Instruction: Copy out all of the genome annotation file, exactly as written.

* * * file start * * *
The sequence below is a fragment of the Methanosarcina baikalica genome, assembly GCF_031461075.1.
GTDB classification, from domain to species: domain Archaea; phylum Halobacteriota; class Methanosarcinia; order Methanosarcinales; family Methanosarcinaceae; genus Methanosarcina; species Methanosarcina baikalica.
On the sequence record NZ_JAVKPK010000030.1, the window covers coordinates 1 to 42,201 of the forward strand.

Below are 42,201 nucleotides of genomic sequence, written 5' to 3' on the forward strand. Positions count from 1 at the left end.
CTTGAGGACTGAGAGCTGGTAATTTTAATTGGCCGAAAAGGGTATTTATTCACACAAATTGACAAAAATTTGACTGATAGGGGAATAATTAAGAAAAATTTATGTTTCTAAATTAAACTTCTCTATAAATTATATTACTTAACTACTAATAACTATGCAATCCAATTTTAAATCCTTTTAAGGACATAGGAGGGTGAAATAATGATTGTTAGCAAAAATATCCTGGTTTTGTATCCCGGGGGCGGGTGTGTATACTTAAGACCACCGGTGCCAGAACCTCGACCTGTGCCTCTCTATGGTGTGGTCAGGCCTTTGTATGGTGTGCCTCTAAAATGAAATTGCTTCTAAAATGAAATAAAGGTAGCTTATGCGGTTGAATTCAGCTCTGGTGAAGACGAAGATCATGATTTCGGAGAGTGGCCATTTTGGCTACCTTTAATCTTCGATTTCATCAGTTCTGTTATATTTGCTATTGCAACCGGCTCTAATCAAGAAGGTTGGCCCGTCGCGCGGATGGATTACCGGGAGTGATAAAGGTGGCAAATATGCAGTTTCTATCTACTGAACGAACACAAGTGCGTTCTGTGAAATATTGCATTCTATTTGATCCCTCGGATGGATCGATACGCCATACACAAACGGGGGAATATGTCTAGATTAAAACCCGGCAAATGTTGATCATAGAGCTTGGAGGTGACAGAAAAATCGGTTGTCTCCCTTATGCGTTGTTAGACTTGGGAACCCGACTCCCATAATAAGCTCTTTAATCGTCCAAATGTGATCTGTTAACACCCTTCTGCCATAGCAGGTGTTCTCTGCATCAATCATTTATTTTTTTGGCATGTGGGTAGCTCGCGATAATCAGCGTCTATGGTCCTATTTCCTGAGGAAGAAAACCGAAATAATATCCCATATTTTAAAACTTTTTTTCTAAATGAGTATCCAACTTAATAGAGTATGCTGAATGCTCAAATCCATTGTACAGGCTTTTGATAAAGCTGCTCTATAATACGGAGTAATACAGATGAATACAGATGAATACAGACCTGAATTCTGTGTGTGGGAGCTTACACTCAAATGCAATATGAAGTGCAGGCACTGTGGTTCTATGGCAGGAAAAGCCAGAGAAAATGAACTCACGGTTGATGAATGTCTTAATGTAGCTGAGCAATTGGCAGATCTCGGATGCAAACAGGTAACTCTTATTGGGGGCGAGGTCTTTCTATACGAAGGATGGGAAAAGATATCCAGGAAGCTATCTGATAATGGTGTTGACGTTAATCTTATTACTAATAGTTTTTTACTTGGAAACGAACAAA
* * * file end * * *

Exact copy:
The sequence below is a fragment of the Methanosarcina baikalica genome, assembly GCF_031461075.1.
GTDB classification, from domain to species: domain Archaea; phylum Halobacteriota; class Methanosarcinia; order Methanosarcinales; family Methanosarcinaceae; genus Methanosarcina; species Methanosarcina baikalica.
On the sequence record NZ_JAVKPK010000030.1, the window covers coordinates 1 to 42,201 of the forward strand.

Below are 42,201 nucleotides of genomic sequence, written 5' to 3' on the forward strand. Positions count from 1 at the left end.
CTTGAGGACTGAGAGCTGGTAATTTTAATTGGCCGAAAAGGGTATTTATTCACACAAATTGACAAAAATTTGACTGATAGGGGAATAATTAAGAAAAATTTATGTTTCTAAATTAAACTTCTCTATAAATTATATTACTTAACTACTAATAACTATGCAATCCAATTTTAAATCCTTTTAAGGACATAGGAGGGTGAAATAATGATTGTTAGCAAAAATATCCTGGTTTTGTATCCCGGGGGCGGGTGTGTATACTTAAGACCACCGGTGCCAGAACCTCGACCTGTGCCTCTCTATGGTGTGGTCAGGCCTTTGTATGGTGTGCCTCTAAAATGAAATTGCTTCTAAAATGAAATAAAGGTAGCTTATGCGGTTGAATTCAGCTCTGGTGAAGACGAAGATCATGATTTCGGAGAGTGGCCATTTTGGCTACCTTTAATCTTCGATTTCATCAGTTCTGTTATATTTGCTATTGCAACCGGCTCTAATCAAGAAGGTTGGCCCGTCGCGCGGATGGATTACCGGGAGTGATAAAGGTGGCAAATATGCAGTTTCTATCTACTGAACGAACACAAGTGCGTTCTGTGAAATATTGCATTCTATTTGATCCCTCGGATGGATCGATACGCCATACACAAACGGGGGAATATGTCTAGATTAAAACCCGGCAAATGTTGATCATAGAGCTTGGAGGTGACAGAAAAATCGGTTGTCTCCCTTATGCGTTGTTAGACTTGGGAACCCGACTCCCATAATAAGCTCTTTAATCGTCCAAATGTGATCTGTTAACACCCTTCTGCCATAGCAGGTGTTCTCTGCATCAATCATTTATTTTTTTGGCATGTGGGTAGCTCGCGATAATCAGCGTCTATGGTCCTATTTCCTGAGGAAGAAAACCGAAATAATATCCCATATTTTAAAACTTTTTTTCTAAATGAGTATCCAACTTAATAGAGTATGCTGAATGCTCAAATCCATTGTACAGGCTTTTGATAAAGCTGCTCTATAATACGGAGTAATACAGATGAATACAGATGAATACAGACCTGAATTCTGTGTGTGGGAGCTTACACTCAAATGCAATATGAAGTGCAGGCACTGTGGTTCTATGGCAGGAAAAGCCAGAGAAAATGAACTCACGGTTGATGAATGTCTTAATGTAGCTGAGCAATTGGCAGATCTCGGATGCAAACAGGTAACTCTTATTGGGGGCGAGGTCTTTCTATACGAAGGATGGGAAAAGATATCCAGGAAGCTATCTGATAATGGTGTTGACGTTAATCTTATTACTAATAGTTTTTTACTTGGAAACGAACAAA